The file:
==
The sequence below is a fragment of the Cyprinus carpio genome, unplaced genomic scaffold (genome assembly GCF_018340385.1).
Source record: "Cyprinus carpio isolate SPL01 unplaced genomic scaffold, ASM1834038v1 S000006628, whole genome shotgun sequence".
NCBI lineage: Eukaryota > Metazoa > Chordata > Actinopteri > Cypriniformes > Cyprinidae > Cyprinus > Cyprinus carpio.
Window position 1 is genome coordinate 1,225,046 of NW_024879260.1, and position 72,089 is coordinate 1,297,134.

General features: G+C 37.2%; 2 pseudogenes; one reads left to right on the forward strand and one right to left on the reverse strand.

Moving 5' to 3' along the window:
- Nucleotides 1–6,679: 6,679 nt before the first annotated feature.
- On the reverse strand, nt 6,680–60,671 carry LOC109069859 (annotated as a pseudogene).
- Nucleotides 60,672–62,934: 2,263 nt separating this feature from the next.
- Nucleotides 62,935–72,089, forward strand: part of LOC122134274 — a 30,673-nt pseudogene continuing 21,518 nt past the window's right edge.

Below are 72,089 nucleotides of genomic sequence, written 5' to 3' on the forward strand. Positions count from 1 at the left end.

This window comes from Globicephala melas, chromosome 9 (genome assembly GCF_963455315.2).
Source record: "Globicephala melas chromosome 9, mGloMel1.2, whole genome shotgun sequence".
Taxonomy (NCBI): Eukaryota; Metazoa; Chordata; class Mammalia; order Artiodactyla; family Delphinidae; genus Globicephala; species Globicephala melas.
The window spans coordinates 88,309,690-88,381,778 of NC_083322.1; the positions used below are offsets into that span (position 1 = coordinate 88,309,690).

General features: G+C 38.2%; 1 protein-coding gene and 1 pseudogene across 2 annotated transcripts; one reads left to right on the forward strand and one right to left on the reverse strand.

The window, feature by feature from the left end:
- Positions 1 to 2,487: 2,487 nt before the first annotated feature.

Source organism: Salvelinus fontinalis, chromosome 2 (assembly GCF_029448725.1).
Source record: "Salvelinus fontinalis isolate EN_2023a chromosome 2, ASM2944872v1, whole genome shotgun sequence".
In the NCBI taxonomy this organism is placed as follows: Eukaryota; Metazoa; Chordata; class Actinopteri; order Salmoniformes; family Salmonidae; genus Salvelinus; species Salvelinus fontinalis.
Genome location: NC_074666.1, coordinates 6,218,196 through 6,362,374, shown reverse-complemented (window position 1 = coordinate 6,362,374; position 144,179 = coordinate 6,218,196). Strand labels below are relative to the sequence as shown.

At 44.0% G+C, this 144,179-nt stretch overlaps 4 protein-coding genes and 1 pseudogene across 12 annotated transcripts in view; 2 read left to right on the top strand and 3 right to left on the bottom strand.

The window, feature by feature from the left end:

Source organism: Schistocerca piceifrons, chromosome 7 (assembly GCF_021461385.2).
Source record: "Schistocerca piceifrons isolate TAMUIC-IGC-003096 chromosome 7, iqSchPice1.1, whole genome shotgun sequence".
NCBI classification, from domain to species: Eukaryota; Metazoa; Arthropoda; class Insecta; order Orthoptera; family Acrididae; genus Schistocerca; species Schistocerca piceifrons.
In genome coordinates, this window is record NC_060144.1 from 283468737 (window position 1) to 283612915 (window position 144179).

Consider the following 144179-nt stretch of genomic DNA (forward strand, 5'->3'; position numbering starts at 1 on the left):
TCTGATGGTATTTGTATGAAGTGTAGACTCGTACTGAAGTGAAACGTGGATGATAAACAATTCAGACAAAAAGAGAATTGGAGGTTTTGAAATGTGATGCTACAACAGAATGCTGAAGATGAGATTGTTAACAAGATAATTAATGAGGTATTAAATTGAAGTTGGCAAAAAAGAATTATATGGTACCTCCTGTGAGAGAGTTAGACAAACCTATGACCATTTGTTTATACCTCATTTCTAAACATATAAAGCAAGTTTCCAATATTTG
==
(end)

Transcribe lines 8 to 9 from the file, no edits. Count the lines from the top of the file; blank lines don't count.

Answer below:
- On the reverse strand, nt 6,680–60,671 carry LOC109069859 (annotated as a pseudogene).
- Nucleotides 60,672–62,934: 2,263 nt separating this feature from the next.